Closely following the passage of the NSW Modern Slavery Act on 21 June 2018 (NSW Act), a federal Modern Slavery Bill was introduced to Parliament on 28 June 2018. Debate on the Bill has been adjourned until the next Parliamentary sittings period, which begins in August 2018. The Government has reaffirmed its commitment to pass the Bill before the end of the year.
The Federal Bill requires organisations based or operating in Australia, which have annual consolidated revenue of more than A$100 million, to report annually on the risks of modern slavery in their operations and supply chains, and the actions taken to address those risks. The Federal Bill expressly extends to matters outside Australia.
All reports will be maintained in a public register, available without charge on the internet.
The Government will publish guidance for business on compliance with the reporting requirement prior to the first reporting deadline.
Requirements for modern slavery statements
The Federal Bill sets out mandatory reporting criteria for Modern Slavery Statements. These criteria include:
- the organisation’s structure, operations and supply chains;
- the potential modern slavery risks in the entity’s operations and supply chains;
- actions the entity has taken to assess and address those risks, including due diligence and remediation processes; and
- how the entity assesses the effectiveness of those actions.
The types of actions taken by an entity may include the development of policies and processes to address modern slavery risks, and providing training for staff about modern slavery.
The requirements under the Federal Bill ensure senior management accountability for the Modern Slavery Statements, as each statement must be signed by a responsible member for the entity (such as a director) or approved by the principal governing body of the entity (such as the Board).
The reporting requirement also extends to government entities. Other entities based, or operating, in Australia may report voluntarily.
In contrast to the NSW Act, the Federal Bill does not impose any penalties for failure to comply with the reporting requirement.
The Bill provides that the reporting requirement will come into force on a day to be fixed by proclamation. The Government has previously indicated that it intends to allow a one year grace period from the date the Act is passed, although this was not expressly referred to when the Bill was introduced. This is to allow organisations time to identify whether they are a reporting entity and become familiar with their obligations under the Bill. Once in force, the Bill would require Modern Slavery Statements to be provided to the Minister within six months from the end of the entity’s financial year.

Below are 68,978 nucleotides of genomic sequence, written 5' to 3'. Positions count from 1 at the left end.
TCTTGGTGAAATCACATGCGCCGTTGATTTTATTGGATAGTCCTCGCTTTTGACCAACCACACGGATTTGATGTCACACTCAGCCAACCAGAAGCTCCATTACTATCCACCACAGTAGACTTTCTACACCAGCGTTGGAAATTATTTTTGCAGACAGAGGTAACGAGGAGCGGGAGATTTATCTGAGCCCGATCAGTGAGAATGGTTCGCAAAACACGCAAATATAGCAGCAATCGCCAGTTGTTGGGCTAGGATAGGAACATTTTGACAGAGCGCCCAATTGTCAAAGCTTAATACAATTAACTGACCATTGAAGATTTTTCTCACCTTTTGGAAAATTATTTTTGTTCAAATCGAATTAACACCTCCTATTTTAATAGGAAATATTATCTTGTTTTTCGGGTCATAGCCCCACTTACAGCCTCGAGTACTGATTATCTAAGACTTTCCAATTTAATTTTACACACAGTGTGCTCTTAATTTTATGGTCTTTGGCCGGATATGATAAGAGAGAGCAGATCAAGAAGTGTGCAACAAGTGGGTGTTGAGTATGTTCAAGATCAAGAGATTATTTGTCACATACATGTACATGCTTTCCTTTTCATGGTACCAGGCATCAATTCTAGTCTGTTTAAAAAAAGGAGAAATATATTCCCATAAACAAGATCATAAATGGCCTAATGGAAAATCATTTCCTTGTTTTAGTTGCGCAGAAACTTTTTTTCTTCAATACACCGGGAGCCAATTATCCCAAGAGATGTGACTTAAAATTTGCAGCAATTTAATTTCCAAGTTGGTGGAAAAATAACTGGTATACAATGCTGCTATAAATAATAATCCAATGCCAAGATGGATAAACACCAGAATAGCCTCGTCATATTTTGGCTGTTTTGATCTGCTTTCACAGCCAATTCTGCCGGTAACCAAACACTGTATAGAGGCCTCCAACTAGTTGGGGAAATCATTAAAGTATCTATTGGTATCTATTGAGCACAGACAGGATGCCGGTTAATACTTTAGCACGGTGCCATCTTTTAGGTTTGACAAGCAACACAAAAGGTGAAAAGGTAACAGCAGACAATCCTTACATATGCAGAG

Other Modern Slavery Developments in Australia
As noted above, the introduction of the Federal Bill follows a week after the passage of the NSW Act. The state law goes beyond the federal Bill in a number of important respects, including providing penalties for non-compliance and containing a lower reporting requirement threshold (total annual turnover of at least A$50 million, compared with A$100 under the federal Bill). During the first reading speech, Minister Hawke said the Government would liaise with state governments to ensure a consistent and streamlined national framework. We reported on the state legislation here.
We previously reported on Australia’s Joint Standing Committee on Foreign Affairs, Defence and Trade’s (‘Committee’) final report in its inquiry into establishing a Modern Slavery Act in Australia here. The Government is expected to table its response to the Committee’s report in the next Parliamentary sittings period.
Please contact the authors or your usual Herbert Smith Freehills contacts if you have any questions or would like to discuss your organisation's compliance framework or supply chain due diligence.
The contents of this publication, current at the date of publication set out above, are for reference purposes only. They do not constitute legal advice and should not be relied upon as such. Specific legal advice about your specific circumstances should always be sought separately before taking any action based on this publication.
© Herbert Smith Freehills 2018